In Too Far Gone, there were even more drastic changes from original vision and draft to the final book. I lost the prologue in Iceland (it’s the only book in the series without a prologue) and cut a bunch of scenes featuring other characters’ POV during the climactic final battle. As with the interlude I cut from Tombstone Blues, loved all the scenes individually, but they stole momentum from the story’s ending. The biggest cut though, was jettisoning how I thought the book would end. As I was drafting it, I sensed it wasn’t working, but stubbornly hung on. I had to pitch almost 20,000 words, but the book and the series was better for it. Those cut scenes will hopefully become their own novella someday.
Doug: If you couldn’t write, what form of creativity would you pursue?
Chadwick: I used to draw a lot before writing became my creative outlet. Mostly it was limited to my characters from roleplaying games, but I think if I hadn’t gotten into prose I probably would’ve tried to become a comic book artist. Comics were what got me into reading, and I still love them today. Those drawing skills have sadly long since atrophied though!
Doug: What was your hardest scene in this book to write?
Chadwick: The hardest scene I had to write in Tombstone Blues is also probably the most difficult scene I’ve ever had to write. However, it’s a pretty big spoiler, so fair warning.
Tilda losing her baby and the aftermath was incredibly tough to write. I’m not a parent. I’ve never lost a child. I do have some generous friends who helped me by sharing their own experiences, and I did a lot of reading to keep it from just being their tragedies transcribed for the page and something that belonged to my characters. I hope I got it right enough.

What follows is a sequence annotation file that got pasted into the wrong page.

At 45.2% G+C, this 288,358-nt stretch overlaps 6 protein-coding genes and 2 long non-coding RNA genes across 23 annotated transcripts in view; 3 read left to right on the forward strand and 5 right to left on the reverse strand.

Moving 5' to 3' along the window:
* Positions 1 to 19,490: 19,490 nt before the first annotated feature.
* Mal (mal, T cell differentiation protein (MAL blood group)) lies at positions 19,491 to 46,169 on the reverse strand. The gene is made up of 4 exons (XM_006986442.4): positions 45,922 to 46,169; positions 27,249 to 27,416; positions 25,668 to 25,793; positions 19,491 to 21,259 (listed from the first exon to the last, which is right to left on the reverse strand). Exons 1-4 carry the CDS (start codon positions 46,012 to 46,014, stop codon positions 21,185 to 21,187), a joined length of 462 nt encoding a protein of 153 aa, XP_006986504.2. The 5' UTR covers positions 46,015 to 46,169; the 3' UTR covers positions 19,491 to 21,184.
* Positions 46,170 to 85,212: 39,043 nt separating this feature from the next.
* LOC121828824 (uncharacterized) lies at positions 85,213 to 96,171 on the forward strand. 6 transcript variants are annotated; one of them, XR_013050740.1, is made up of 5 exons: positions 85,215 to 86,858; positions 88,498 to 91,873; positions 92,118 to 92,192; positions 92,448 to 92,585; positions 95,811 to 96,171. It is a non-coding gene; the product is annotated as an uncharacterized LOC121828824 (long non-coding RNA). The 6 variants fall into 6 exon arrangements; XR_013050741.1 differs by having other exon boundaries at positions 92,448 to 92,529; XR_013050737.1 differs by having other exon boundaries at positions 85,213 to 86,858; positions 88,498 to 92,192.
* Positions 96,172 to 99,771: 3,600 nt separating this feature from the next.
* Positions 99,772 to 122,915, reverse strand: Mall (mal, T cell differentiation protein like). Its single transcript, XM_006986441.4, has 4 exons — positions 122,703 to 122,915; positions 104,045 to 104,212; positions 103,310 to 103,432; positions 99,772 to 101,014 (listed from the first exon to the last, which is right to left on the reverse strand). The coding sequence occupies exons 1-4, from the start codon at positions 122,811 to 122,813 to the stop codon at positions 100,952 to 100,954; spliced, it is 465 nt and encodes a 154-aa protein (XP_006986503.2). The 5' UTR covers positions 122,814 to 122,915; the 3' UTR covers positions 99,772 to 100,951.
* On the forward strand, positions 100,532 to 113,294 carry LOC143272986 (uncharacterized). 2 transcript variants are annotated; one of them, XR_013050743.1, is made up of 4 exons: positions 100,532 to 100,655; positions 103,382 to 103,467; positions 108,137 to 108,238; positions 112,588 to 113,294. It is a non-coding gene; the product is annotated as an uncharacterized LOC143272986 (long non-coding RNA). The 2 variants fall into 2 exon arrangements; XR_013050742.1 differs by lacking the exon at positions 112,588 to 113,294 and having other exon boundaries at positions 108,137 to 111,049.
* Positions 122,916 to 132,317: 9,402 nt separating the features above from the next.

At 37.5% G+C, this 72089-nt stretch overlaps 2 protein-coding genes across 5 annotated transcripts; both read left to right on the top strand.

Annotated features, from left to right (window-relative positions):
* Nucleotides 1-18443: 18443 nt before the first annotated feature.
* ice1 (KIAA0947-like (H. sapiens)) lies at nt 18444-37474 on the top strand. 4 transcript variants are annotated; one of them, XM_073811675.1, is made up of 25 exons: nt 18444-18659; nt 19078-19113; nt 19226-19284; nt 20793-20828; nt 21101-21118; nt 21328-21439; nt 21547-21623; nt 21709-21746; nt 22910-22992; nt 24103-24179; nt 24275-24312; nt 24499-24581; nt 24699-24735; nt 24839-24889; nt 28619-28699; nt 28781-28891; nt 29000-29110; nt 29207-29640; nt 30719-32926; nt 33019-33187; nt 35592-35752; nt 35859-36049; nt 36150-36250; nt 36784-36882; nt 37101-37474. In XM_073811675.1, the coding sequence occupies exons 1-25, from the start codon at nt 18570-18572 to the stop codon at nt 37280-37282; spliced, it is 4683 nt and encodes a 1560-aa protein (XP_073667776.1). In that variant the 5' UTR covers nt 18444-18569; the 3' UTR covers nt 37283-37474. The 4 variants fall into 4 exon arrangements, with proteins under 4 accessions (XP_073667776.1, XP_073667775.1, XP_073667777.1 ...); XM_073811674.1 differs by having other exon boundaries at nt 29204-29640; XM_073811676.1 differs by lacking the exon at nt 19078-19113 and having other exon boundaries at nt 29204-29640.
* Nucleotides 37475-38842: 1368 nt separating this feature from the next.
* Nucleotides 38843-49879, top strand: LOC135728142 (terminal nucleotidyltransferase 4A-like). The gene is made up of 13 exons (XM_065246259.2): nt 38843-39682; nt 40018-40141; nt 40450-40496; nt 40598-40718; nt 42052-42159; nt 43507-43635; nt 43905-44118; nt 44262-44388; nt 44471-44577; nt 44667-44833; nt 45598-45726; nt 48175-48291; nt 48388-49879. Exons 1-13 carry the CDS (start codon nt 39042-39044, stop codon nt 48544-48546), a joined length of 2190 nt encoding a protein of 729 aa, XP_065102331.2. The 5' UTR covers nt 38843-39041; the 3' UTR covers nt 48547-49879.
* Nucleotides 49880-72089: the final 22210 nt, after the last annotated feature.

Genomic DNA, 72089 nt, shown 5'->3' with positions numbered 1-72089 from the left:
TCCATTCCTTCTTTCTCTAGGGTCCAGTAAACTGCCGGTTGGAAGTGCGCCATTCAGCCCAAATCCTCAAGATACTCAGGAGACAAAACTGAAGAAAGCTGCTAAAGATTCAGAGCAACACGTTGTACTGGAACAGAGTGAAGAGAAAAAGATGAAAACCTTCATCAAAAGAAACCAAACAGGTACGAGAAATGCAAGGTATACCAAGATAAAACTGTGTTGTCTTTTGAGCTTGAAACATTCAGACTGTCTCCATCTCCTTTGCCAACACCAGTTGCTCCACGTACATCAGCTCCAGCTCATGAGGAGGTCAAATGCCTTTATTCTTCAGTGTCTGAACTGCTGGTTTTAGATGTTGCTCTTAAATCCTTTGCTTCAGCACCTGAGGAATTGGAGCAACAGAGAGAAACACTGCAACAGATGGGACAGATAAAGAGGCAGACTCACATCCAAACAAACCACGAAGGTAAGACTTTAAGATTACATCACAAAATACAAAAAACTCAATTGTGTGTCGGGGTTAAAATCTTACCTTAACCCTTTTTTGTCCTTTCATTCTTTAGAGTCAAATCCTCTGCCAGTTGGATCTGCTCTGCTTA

It may sound a bit maudlin to say, but the hardest thing to write in Too Far Gone was the last scene I needed to finish, which was the final chapter (the epilogue was already done, and I had a blast writing that). The final chapter meant saying goodbye, and the series had been a big part of my life. Still is. I guess I’m not great at goodbyes though, because I keep coming back to the world in short stories and imagining what life might be like for Ted, Tilda, and Loki on the other side of the series.
Doug: What were the early influences on your writing, and how do you think they manifest in your work?
Chadwick: Probably the earliest influences on my writing were my great-great-uncle and my great-great-great-uncle who kept me entertained as a boy with pulpy Lone Ranger and Tarzan stories mixed amongst tales of their time working on the Canadian prairies in their youth. Adventure and the prairie seems to be a mix I can’t shake!
Chris Claremont’s run on Uncanny X-Men made me care about long form storytelling, and Roger Zelazny was the first author that made me say “I wish I could write like that” when I read his Amber books. I think some of Corwin’s earthy personality has infiltrated into the types of protagonists I like to write about—you know, assholes.
More recently, I discovered my love of the Urban Fantasy genre as I began to pursue my own writing career. Authors like Kelley Armstrong, Carrie Vaughn, and Patricia Briggs did a lot to shape how I wanted to create with their excellent long form series.
Thanks, Chadwick! We share the impact that Roger Zelazny's writing had on us. His writing, and specifically his too-early passing, finally convinced me it was time to start chasing the writing dream.
You can pick up Tombstone Blues and Too Far Gone, along with nine other excellent titles, by getting the *Exclusive* Dark Fantasy & SF Bundle from StoryBundle.com before it disappears on September 9.